Autumn Beauty & Radical Decentering

In the latest of our occasional Earth Justice blogs, Sara Mark reflects on the season.

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There have been some beautiful autumn days this month. A walk around Kew Gardens, amongst its majestic Ginkos. Liquidambers and Maple trees; butter-yellow, crimson-red and even purple-black leaves illuminated against a limpid blue sky is one of the joys of the season.

I was curious to discover what triggers these stunning transformations in colour, and was surprised to discover that many of the autumn hues are present all summer, just hidden under the layers of chlorophyll-rich cells in the leaf surface. A case of unseen constants; rather like discovering as a child, that the stars shine all day! With the onset of autumn the chlorophyll breaks down and as the green colour fades away, it reveals yellow flavonols, orange carotenoids and red to purple anthocyanins. The exact mixture of these compounds varies from species to species, and so we enjoy the beautiful array of autumn colours. The brightest foliage colours develop when the days are bright and cool and the nights chilly, but not freezing.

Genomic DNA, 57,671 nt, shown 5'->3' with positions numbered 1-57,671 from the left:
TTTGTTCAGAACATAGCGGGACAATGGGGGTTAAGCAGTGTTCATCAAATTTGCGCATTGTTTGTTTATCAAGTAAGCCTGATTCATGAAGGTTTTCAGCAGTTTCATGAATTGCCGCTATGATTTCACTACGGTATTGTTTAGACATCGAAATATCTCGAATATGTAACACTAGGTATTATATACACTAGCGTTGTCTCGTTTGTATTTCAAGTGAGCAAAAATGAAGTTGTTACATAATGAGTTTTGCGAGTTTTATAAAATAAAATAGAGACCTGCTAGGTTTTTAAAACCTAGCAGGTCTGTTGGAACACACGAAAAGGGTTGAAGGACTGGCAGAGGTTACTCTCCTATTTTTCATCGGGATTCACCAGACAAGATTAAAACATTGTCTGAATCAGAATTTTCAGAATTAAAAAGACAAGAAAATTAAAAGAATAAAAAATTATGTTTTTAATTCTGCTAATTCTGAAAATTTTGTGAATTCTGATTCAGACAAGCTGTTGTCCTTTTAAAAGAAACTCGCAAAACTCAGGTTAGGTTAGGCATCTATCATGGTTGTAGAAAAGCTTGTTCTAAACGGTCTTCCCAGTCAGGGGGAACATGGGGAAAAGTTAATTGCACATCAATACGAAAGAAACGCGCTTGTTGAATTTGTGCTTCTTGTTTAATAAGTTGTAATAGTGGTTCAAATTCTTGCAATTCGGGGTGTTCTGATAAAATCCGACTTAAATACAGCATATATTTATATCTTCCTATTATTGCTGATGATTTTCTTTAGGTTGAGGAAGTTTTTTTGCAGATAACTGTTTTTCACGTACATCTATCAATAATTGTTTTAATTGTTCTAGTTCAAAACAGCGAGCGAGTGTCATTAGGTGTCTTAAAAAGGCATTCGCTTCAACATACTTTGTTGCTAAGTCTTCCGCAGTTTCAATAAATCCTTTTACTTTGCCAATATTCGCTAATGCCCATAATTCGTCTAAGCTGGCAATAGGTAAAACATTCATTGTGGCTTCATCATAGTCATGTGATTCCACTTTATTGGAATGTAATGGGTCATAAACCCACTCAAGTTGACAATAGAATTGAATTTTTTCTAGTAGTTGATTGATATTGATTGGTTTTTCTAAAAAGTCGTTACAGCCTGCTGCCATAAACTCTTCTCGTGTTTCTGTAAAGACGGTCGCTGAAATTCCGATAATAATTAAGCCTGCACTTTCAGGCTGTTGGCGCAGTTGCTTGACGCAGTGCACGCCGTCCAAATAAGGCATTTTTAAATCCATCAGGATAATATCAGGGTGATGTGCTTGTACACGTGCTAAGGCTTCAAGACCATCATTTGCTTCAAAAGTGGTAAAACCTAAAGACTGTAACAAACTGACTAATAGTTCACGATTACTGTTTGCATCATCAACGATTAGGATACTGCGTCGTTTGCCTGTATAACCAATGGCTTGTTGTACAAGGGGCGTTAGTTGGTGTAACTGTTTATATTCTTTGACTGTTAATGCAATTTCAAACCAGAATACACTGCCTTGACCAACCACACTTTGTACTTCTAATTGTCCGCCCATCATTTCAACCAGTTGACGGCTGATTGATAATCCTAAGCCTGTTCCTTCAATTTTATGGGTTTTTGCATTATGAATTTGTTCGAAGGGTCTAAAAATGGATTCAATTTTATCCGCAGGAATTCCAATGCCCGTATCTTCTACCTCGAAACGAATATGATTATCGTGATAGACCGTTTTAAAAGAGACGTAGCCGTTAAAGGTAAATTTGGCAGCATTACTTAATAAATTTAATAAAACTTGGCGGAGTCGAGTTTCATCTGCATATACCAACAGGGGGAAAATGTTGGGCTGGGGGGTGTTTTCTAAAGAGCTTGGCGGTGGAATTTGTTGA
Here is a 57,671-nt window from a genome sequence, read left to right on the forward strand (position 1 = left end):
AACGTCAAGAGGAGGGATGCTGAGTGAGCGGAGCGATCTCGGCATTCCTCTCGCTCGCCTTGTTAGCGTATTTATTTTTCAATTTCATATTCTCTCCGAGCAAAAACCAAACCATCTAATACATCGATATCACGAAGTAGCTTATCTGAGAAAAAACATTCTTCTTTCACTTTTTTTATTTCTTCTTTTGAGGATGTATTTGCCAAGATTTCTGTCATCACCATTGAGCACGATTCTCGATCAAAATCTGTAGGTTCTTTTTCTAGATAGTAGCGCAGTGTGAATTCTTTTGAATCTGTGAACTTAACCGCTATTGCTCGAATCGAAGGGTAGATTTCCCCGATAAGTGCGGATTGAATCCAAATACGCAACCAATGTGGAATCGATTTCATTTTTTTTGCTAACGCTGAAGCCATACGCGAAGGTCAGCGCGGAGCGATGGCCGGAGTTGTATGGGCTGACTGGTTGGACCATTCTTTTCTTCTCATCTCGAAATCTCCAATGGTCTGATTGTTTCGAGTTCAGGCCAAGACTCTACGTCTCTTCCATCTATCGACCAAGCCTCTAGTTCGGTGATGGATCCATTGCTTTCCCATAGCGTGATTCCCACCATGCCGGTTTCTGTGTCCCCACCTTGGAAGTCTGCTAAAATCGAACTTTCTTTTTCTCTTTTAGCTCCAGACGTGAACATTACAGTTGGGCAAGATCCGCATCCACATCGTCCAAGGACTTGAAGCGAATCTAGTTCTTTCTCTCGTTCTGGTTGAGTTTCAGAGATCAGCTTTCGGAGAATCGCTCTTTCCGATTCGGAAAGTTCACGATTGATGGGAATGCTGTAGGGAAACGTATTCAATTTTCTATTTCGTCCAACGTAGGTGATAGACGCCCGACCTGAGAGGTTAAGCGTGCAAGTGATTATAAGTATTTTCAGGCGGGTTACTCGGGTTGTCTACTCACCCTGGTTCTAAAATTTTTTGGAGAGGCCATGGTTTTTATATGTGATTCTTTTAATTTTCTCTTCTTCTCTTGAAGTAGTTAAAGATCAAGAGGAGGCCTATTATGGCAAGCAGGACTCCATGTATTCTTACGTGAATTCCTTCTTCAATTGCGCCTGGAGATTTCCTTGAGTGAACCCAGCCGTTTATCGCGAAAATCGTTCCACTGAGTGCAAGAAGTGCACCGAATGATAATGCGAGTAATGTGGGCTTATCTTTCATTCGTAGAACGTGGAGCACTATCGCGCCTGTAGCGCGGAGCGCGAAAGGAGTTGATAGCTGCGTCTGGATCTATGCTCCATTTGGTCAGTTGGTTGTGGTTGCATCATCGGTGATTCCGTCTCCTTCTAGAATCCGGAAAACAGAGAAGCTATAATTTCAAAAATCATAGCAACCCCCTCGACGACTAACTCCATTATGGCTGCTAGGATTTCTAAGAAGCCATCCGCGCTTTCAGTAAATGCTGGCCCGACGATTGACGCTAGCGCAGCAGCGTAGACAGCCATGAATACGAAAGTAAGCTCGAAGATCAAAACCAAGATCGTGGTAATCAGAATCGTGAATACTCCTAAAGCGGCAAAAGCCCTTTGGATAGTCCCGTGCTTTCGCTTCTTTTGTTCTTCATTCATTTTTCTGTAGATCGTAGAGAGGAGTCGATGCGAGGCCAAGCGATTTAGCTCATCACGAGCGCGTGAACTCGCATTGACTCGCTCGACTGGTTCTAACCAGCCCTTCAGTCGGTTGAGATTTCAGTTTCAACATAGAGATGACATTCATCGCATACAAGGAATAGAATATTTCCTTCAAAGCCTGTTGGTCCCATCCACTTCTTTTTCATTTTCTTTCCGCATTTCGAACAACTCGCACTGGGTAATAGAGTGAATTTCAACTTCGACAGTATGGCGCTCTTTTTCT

Smoke Tree (Cotinus obovatus) Kew Gardens. West London.

Smoke Tree (Cotinus obovatus) Kew Gardens. West London.

And that brings me to one of my favourite quotations.

‘At the moment we see something beautiful, we undergo a radical decentering. Beauty, according to (Simone) Weil, requires us “to give up our imaginary position at the centre”… When we come upon beautiful things – they act like small tears in the surface of the world that pull us through to some vaster space; or they form “ladders reaching toward the beauty of the world” or they lift us… letting the ground rotate beneath us several inches, so that when we land, we find we are standing in a different relation to the world than we were a moment before. It is not that we cease to stand at the centre of the world, for we never stood there. It is that we cease to stand even at the centre of our own world. We willingly cede our ground to the thing that stands before us.’1

Even to a tree in a London park.


  1. Elaine Scarry. On Beauty and Being Just (2000). P.111-12.